for the past few days it was nearly im
possible to send a very creditable display,
but the chamber got together five cases
containing the following articles: Ba
nanas, from H. D. Rapp ; beets, sixty
five pounds ; sweet potatoes and citrons,
Preston Williams ; new potatoes, J. O.
Schoek and Mr. Hicks; vegetables,
Cobb & Co.; corn, J. A. Whittaker; and
oranges from Mercandante.
The donations yesterday were as fol
lows : Wade & Wade, Los Angeles, fine
display of minerals; Smead & Pierce,
West Antelope valley, sample of wheat
and barley in the sheaf; C. C. Mason,
Santa Fe Springs, lemons ; Master Frank
Thomas, collection oi California birds'
Flowers were donated by the following :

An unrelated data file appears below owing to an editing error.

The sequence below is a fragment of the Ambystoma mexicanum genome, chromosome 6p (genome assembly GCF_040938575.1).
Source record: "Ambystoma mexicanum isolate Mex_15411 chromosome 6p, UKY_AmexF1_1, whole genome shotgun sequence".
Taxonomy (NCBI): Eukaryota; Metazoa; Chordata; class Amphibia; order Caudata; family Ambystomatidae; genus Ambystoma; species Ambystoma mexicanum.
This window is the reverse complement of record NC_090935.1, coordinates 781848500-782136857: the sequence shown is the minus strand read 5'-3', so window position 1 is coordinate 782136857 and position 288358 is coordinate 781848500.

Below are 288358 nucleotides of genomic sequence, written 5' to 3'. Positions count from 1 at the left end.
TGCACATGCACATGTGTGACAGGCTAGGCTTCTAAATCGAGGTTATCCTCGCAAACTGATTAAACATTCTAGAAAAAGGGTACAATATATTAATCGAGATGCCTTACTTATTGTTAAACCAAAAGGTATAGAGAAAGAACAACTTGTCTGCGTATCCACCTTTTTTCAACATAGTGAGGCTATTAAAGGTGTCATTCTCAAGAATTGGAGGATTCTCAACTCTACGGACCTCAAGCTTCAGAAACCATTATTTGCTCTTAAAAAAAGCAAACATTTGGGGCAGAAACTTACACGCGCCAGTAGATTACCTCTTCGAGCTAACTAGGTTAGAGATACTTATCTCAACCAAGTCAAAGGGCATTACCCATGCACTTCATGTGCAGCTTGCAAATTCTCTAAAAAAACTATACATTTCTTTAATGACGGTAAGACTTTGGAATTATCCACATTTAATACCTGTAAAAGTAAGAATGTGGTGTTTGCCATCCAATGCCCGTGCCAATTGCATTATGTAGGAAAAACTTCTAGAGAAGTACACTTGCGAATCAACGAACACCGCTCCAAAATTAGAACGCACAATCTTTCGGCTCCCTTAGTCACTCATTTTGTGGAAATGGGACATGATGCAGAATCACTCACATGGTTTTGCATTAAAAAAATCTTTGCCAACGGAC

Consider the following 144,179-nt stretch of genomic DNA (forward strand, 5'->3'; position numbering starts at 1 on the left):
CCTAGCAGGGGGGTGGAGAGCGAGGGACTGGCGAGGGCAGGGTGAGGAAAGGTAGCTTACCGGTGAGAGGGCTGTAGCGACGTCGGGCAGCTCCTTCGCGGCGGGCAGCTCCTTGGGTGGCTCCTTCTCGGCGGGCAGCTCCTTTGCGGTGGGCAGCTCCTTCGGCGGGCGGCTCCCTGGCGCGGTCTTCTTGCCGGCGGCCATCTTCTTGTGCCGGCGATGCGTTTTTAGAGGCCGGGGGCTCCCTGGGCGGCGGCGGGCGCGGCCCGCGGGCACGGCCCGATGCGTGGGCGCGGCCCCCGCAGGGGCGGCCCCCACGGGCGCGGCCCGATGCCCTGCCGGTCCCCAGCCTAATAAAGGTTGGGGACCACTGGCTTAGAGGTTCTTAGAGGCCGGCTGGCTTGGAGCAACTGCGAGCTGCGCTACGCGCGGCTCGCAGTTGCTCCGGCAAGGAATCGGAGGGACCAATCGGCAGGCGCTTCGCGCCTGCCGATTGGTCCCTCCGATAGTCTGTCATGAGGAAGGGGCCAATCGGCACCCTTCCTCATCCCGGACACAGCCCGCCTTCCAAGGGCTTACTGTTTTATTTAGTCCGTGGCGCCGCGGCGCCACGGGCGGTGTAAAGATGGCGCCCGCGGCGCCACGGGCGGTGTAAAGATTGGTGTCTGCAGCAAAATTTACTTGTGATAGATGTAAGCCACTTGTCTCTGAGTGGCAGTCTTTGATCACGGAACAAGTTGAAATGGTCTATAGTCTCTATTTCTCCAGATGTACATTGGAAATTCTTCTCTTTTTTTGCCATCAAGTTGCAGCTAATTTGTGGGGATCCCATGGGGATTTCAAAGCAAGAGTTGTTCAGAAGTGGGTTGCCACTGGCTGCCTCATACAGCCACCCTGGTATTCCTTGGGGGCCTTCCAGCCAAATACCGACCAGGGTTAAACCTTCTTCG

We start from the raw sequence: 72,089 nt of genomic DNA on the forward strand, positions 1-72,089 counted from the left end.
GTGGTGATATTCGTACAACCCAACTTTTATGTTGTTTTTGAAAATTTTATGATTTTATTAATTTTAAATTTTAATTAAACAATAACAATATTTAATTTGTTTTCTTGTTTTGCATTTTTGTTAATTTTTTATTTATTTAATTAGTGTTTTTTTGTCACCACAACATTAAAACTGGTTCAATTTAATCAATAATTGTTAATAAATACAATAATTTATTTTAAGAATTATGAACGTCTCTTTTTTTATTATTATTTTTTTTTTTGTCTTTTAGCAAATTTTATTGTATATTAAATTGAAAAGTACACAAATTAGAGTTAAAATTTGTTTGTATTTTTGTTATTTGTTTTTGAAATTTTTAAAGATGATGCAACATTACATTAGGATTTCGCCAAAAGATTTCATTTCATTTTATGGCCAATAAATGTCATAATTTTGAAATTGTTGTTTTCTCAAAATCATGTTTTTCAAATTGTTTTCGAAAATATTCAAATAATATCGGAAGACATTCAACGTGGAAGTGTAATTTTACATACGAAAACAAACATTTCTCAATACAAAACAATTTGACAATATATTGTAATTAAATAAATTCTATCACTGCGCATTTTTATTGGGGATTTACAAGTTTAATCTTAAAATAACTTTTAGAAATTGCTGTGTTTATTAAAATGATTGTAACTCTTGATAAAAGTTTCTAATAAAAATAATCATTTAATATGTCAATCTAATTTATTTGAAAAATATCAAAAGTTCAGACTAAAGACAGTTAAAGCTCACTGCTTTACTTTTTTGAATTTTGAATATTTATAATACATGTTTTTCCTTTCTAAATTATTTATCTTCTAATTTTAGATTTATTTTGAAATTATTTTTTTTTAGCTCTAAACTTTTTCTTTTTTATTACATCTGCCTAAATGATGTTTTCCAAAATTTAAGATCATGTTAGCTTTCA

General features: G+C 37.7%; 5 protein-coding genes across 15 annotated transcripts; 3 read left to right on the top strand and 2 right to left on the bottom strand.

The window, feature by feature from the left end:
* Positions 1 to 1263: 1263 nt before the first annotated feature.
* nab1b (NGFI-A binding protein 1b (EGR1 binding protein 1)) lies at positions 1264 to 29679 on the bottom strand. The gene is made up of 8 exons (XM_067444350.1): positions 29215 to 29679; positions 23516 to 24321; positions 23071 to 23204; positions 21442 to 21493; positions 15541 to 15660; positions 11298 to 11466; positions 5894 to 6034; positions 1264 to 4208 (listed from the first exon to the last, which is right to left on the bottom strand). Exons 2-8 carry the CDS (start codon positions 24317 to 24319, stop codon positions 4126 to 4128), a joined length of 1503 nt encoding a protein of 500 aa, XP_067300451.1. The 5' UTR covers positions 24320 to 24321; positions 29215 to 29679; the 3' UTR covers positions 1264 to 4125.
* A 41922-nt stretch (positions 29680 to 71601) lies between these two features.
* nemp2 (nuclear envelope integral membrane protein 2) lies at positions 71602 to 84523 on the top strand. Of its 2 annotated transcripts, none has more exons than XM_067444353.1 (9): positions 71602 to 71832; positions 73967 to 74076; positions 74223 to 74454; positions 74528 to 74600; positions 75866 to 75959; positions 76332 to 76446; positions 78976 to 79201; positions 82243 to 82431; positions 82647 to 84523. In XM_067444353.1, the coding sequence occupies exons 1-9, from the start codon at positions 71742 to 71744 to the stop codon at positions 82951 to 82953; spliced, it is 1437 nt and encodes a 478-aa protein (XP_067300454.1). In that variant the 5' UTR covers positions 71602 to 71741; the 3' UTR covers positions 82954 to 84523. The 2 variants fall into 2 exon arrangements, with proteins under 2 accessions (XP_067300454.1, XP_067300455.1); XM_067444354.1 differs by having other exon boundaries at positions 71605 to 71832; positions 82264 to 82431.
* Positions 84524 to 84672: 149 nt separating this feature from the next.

Mrs. N. C. Carter, crested moss rose;
Mrs. W. L. Price, Mrs. H. W. Patton,
Mrs. Conger, Mrs. F. O. Cass, Chas. Ad
ams, Earl Douglass, Mrs. F. H. An
Henry Grew, of Hyde Park, Mass.,
was an interesting visitor to the cham
ber yesterday. He is 82 years old, and
on liis way tb Alaska for a pleasure trip.
The old gentleman is as spry and active
as a young man, and seems to take a
I great interest in life.
Notice of Removal.
The firm of Chapman & Paul have removed to
No. 122 W. First street. They carry a tine line
of stoves, tinware, hardware and plumbing
goods of all descriptions.
Patronize Home Industry.
Ask your grocer for Hanly's baking powder,
it is the best and cheapest. Give it a trial.
CATARRH CURED, health ano sweet breath
secured, by Shiloh's Catarrh remedy. Price 50
cents. Nasal Injector free. For sale by C. F.
Heinzeman, 122 North Main street.
Use Siddall's Yeast Cakes.
Recommendations of the